Another type of mixer/multiplier you could consider is the "H-mode" mixer, or related FET-based switching mixers. One interesting type uses a family of commonly-available analog bus switch ICs (it's even been done with 4066 CMOS parts).

You can design a mixer/multipler with this sort of switch which doesn't require transformer coupling... you can use a simple capacitive coupling / bias network to bias the incoming signal up into the center of the IC's voltage range. The lower frequency limit would then be set by the size of the coupling capacitor, and the impedance of the bias network and the load.

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Dave Platt                                    AE6EO
Friends of Jade Warrior home page:  http://www.radagast.org/jade-warrior
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Reply to
Dave Platt

See if you can find a copy of "Experimental Methods in RF Design" to borrow, it has a good treatment of mixers in direct conversion and other applications.

Then take a look at SDR- Software Defined Radio. ie a Tayloe mixer.

Then get a look at schematics for commercial LOCK-IN Amplifiers which often have very accurate mixing techniques be definition.

I personally like the idea of a phase detector or doing it with a microprocessor, but I have no idea of the spex you wish to meet.

Steve

Reply to
osr

Diode mixers are good for much higher frequencies than you need; probably a simple Gilbert cell is suitable for your purposes. It takes three matched pairs of transistors, and the output is high impedance, suitable for lots of IF filter inputs.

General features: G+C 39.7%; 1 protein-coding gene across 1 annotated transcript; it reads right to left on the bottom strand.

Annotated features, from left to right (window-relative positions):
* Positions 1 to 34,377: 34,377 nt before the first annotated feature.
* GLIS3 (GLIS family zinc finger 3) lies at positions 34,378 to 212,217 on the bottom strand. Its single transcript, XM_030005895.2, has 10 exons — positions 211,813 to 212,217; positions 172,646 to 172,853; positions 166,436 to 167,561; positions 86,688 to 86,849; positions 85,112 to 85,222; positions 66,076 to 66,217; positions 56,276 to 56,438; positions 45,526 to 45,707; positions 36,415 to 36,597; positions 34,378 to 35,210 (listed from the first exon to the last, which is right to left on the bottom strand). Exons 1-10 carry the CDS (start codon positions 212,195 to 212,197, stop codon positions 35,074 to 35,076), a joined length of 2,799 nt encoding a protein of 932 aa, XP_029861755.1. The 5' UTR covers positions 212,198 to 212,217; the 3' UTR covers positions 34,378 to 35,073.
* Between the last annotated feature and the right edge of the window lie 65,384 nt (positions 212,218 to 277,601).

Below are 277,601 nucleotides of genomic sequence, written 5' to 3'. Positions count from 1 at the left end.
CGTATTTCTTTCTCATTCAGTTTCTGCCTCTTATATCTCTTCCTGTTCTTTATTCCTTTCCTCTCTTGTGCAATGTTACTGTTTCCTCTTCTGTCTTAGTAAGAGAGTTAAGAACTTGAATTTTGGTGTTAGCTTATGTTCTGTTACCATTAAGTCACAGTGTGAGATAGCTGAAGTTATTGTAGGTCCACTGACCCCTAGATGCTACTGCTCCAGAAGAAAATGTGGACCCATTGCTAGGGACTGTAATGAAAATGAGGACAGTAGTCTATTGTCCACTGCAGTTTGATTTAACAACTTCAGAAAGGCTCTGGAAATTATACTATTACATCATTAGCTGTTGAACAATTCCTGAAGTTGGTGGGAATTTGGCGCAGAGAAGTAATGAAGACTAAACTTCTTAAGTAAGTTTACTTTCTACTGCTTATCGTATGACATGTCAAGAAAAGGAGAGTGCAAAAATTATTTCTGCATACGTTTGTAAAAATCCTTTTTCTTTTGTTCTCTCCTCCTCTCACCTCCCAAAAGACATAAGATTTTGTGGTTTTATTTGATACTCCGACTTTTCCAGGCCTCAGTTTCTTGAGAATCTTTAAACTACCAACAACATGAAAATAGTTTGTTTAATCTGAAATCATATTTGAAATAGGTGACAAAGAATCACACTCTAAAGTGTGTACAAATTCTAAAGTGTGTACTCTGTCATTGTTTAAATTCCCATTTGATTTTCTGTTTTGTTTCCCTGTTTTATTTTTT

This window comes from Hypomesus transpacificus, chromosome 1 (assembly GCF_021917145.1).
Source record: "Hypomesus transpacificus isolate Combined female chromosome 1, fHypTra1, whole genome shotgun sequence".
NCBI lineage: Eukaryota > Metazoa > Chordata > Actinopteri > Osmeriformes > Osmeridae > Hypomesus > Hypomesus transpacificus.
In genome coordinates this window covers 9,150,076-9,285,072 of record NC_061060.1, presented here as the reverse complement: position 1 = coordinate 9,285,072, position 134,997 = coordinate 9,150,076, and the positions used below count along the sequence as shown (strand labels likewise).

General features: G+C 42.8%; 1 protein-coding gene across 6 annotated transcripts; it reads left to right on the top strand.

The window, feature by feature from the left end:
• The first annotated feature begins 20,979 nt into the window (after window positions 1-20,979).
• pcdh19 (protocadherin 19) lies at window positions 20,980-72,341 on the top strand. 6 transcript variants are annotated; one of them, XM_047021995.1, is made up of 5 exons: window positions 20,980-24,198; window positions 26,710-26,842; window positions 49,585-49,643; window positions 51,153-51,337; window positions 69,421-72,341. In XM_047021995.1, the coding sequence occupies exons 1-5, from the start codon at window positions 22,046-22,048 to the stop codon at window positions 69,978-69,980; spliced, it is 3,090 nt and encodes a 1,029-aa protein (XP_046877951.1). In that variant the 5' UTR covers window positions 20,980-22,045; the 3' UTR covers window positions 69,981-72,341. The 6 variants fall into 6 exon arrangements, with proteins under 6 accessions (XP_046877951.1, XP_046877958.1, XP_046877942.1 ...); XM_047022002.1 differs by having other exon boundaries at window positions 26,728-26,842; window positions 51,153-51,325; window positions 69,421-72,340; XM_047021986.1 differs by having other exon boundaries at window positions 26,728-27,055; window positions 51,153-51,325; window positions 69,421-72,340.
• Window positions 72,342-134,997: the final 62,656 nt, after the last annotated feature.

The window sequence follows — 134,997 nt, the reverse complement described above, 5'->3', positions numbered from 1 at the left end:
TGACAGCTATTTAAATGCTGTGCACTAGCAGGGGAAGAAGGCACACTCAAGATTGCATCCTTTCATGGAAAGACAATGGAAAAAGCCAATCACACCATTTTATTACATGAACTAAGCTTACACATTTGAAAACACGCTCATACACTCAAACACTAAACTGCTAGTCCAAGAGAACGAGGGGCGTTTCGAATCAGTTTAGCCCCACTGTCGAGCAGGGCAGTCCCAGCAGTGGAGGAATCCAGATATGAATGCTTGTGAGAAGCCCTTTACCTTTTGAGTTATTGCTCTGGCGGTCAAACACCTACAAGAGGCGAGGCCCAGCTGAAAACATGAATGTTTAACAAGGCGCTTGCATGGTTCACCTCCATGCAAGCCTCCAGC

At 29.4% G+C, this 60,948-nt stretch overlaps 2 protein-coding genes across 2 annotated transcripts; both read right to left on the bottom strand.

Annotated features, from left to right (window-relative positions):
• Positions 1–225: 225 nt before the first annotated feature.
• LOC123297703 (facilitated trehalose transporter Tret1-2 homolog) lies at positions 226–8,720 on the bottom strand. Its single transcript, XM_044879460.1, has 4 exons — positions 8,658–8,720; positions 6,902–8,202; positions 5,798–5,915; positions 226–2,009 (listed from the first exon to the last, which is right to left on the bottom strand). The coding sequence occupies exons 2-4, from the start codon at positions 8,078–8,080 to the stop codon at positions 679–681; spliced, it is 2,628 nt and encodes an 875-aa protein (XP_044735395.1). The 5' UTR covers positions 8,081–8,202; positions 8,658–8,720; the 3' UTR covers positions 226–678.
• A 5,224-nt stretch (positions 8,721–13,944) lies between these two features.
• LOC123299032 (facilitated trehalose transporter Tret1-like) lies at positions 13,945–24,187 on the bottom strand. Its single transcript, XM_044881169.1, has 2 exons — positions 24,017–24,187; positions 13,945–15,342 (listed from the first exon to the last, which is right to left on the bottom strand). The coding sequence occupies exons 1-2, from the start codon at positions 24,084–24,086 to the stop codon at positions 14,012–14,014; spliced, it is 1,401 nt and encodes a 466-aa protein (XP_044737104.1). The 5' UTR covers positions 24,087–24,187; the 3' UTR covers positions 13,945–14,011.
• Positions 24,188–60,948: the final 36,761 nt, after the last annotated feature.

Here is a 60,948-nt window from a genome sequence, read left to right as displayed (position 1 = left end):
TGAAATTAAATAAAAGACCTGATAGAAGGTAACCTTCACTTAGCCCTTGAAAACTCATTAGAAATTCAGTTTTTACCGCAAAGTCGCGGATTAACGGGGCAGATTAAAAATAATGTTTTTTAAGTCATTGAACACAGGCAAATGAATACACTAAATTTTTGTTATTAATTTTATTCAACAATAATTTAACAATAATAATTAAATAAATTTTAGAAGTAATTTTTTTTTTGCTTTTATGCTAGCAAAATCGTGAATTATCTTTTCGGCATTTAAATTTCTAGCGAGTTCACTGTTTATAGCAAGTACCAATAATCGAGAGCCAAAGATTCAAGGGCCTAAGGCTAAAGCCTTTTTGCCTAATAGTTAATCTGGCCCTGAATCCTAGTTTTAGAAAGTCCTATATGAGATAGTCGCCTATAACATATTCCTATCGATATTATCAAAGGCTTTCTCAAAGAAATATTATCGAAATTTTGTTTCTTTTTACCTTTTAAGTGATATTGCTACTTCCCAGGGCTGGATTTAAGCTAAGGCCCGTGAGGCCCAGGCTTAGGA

That kind of multiplier also supplies gain, if you were going to need that...

The operational circuits called 'analog multiplier' are overkill for a task like this. Switching multipliers (diode mixers and H-bridge switches) will require you to deal with odd harmonics somehow.

Reply to
whit3rd

lowest frequency is 1mHz(1 milli Hz). Let me explain a bit. In FRA frequency of response wave and reference wave is the same the only thing that differ is their phase. The mixer should not have any AC coupling. Also phase accuracy is critical here and especially two reference waves should have exactly 90 degree phase shift.

After multiplication result will be integrated. Any DC component can introduce a huge error here. One of other challenges that I have is how to remove DC component in such low frequencies. One solution that I thought about is to use a bias DAC for that purpose.

Reply to
saman

I have done a similar project with Lock-In amplifiers. I've used ADG202 analog switch there. Yes Lock-In Amplifiers are superb considering their S/N ratio. Lock-Ins are good for as low as 10Hz but I need even lower frequencies.

Reply to
saman

Gilbert Cell sounds interesting. One of characteristics that is very important in final accuracy is THD.